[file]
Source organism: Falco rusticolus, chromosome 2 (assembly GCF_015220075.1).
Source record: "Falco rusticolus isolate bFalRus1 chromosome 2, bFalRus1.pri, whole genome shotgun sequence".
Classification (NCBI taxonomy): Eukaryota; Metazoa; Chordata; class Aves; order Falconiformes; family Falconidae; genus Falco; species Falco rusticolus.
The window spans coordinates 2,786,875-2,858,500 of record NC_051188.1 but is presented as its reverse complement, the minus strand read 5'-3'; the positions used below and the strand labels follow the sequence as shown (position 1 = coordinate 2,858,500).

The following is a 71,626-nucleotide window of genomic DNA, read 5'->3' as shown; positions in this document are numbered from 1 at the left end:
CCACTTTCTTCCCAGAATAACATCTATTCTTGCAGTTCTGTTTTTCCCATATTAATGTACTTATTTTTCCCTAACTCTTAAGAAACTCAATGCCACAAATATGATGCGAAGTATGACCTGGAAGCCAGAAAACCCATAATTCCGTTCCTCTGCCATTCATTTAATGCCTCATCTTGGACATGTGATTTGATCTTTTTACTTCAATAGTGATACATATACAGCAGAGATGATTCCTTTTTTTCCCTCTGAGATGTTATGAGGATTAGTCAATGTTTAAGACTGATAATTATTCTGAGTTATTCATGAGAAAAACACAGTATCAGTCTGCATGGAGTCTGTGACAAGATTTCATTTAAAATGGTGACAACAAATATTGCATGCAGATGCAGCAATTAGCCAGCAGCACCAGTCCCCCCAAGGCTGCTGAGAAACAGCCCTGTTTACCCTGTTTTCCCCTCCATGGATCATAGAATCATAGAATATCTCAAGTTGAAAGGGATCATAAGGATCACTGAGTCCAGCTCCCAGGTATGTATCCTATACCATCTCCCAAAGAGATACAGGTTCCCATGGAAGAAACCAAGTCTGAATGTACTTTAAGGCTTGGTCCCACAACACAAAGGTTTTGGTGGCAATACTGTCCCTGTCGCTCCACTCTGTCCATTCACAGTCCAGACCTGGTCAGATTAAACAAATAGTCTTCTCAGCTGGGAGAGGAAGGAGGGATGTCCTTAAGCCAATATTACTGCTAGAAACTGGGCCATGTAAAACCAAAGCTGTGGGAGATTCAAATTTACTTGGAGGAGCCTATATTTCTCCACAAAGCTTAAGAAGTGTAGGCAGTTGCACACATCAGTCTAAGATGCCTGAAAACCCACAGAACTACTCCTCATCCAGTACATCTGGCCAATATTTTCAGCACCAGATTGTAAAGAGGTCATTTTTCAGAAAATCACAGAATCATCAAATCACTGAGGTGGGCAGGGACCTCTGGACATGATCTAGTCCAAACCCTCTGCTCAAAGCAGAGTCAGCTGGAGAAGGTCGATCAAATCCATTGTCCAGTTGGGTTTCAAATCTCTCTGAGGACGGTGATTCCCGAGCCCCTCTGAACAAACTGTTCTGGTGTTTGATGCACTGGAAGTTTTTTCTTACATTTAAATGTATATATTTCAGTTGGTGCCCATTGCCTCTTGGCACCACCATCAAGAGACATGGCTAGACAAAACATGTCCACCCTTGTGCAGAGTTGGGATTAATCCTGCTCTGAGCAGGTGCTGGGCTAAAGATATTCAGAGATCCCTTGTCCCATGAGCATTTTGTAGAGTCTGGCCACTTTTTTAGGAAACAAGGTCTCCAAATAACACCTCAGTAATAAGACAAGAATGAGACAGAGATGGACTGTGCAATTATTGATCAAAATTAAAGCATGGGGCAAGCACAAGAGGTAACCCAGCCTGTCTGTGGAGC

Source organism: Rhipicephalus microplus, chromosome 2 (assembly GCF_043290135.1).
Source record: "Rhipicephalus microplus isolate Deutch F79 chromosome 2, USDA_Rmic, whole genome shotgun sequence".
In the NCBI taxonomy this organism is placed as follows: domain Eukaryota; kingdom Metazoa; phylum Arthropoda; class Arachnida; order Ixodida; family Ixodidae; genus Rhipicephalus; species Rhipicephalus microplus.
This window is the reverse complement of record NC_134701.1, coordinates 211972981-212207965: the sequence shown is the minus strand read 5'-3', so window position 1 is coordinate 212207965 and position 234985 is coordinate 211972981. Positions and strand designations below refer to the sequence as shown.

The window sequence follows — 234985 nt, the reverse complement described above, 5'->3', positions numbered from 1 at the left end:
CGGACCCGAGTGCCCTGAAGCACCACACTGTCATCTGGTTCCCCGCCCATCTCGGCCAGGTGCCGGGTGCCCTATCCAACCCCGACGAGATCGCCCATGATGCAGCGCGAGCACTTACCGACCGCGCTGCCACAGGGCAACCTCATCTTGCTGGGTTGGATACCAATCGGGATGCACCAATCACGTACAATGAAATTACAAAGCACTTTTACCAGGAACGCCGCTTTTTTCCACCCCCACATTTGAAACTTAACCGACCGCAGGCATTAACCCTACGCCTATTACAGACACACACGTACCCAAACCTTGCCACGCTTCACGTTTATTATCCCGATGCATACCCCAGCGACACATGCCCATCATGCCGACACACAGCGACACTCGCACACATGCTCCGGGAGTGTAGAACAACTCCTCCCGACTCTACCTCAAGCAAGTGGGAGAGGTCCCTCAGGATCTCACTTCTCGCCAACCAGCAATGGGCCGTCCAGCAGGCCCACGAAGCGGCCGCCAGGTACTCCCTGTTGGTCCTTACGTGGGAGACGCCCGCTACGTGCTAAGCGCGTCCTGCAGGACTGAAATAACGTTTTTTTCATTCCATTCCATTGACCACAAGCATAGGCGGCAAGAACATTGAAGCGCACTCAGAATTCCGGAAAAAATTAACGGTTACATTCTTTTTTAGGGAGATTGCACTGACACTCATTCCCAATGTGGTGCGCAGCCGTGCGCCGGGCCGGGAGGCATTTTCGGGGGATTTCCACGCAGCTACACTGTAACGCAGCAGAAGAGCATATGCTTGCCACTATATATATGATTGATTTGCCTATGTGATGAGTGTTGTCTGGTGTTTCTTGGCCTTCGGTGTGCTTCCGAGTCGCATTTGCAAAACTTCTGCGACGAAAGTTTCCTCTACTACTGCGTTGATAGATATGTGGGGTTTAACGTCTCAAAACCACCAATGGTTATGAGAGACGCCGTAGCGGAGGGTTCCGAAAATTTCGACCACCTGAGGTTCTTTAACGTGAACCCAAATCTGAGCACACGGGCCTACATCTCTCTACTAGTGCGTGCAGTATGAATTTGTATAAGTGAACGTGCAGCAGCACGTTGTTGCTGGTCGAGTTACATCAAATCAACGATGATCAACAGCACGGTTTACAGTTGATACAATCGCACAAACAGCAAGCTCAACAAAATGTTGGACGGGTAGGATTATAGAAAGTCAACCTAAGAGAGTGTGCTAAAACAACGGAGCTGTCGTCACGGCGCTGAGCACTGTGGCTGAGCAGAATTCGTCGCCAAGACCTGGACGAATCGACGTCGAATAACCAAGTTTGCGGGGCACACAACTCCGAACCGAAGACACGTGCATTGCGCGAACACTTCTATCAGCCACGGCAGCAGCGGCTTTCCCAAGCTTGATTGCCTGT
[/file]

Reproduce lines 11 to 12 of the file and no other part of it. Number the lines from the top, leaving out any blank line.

The window sequence follows — 234985 nt, the reverse complement described above, 5'->3', positions numbered from 1 at the left end:
CGGACCCGAGTGCCCTGAAGCACCACACTGTCATCTGGTTCCCCGCCCATCTCGGCCAGGTGCCGGGTGCCCTATCCAACCCCGACGAGATCGCCCATGATGCAGCGCGAGCACTTACCGACCGCGCTGCCACAGGGCAACCTCATCTTGCTGGGTTGGATACCAATCGGGATGCACCAATCACGTACAATGAAATTACAAAGCACTTTTACCAGGAACGCCGCTTTTTTCCACCCCCACATTTGAAACTTAACCGACCGCAGGCATTAACCCTACGCCTATTACAGACACACACGTACCCAAACCTTGCCACGCTTCACGTTTATTATCCCGATGCATACCCCAGCGACACATGCCCATCATGCCGACACACAGCGACACTCGCACACATGCTCCGGGAGTGTAGAACAACTCCTCCCGACTCTACCTCAAGCAAGTGGGAGAGGTCCCTCAGGATCTCACTTCTCGCCAACCAGCAATGGGCCGTCCAGCAGGCCCACGAAGCGGCCGCCAGGTACTCCCTGTTGGTCCTTACGTGGGAGACGCCCGCTACGTGCTAAGCGCGTCCTGCAGGACTGAAATAACGTTTTTTTCATTCCATTCCATTGACCACAAGCATAGGCGGCAAGAACATTGAAGCGCACTCAGAATTCCGGAAAAAATTAACGGTTACATTCTTTTTTAGGGAGATTGCACTGACACTCATTCCCAATGTGGTGCGCAGCCGTGCGCCGGGCCGGGAGGCATTTTCGGGGGATTTCCACGCAGCTACACTGTAACGCAGCAGAAGAGCATATGCTTGCCACTATATATATGATTGATTTGCCTATGTGATGAGTGTTGTCTGGTGTTTCTTGGCCTTCGGTGTGCTTCCGAGTCGCATTTGCAAAACTTCTGCGACGAAAGTTTCCTCTACTACTGCGTTGATAGATATGTGGGGTTTAACGTCTCAAAACCACCAATGGTTATGAGAGACGCCGTAGCGGAGGGTTCCGAAAATTTCGACCACCTGAGGTTCTTTAACGTGAACCCAAATCTGAGCACACGGGCCTACATCTCTCTACTAGTGCGTGCAGTATGAATTTGTATAAGTGAACGTGCAGCAGCACGTTGTTGCTGGTCGAGTTACATCAAATCAACGATGATCAACAGCACGGTTTACAGTTGATACAATCGCACAAACAGCAAGCTCAACAAAATGTTGGACGGGTAGGATTATAGAAAGTCAACCTAAGAGAGTGTGCTAAAACAACGGAGCTGTCGTCACGGCGCTGAGCACTGTGGCTGAGCAGAATTCGTCGCCAAGACCTGGACGAATCGACGTCGAATAACCAAGTTTGCGGGGCACACAACTCCGAACCGAAGACACGTGCATTGCGCGAACACTTCTATCAGCCACGGCAGCAGCGGCTTTCCCAAGCTTGATTGCCTGT